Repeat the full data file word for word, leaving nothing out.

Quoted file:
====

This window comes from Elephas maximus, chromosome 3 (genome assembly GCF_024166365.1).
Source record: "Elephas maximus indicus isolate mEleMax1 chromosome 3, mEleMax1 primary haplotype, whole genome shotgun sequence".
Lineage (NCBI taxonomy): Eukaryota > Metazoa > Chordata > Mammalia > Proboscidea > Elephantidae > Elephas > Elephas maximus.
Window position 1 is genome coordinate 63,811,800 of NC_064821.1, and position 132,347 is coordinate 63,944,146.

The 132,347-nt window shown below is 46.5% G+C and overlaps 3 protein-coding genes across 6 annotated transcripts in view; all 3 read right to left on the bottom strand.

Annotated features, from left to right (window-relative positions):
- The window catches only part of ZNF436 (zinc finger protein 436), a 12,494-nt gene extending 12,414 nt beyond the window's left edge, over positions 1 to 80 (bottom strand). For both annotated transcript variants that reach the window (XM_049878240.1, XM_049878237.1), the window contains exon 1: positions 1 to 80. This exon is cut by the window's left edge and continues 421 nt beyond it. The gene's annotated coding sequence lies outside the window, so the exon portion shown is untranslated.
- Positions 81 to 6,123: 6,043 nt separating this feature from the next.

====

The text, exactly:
This window comes from Elephas maximus, chromosome 3 (genome assembly GCF_024166365.1).
Source record: "Elephas maximus indicus isolate mEleMax1 chromosome 3, mEleMax1 primary haplotype, whole genome shotgun sequence".
Lineage (NCBI taxonomy): Eukaryota > Metazoa > Chordata > Mammalia > Proboscidea > Elephantidae > Elephas > Elephas maximus.
Window position 1 is genome coordinate 63,811,800 of NC_064821.1, and position 132,347 is coordinate 63,944,146.

The 132,347-nt window shown below is 46.5% G+C and overlaps 3 protein-coding genes across 6 annotated transcripts in view; all 3 read right to left on the bottom strand.

Annotated features, from left to right (window-relative positions):
- The window catches only part of ZNF436 (zinc finger protein 436), a 12,494-nt gene extending 12,414 nt beyond the window's left edge, over positions 1 to 80 (bottom strand). For both annotated transcript variants that reach the window (XM_049878240.1, XM_049878237.1), the window contains exon 1: positions 1 to 80. This exon is cut by the window's left edge and continues 421 nt beyond it. The gene's annotated coding sequence lies outside the window, so the exon portion shown is untranslated.
- Positions 81 to 6,123: 6,043 nt separating this feature from the next.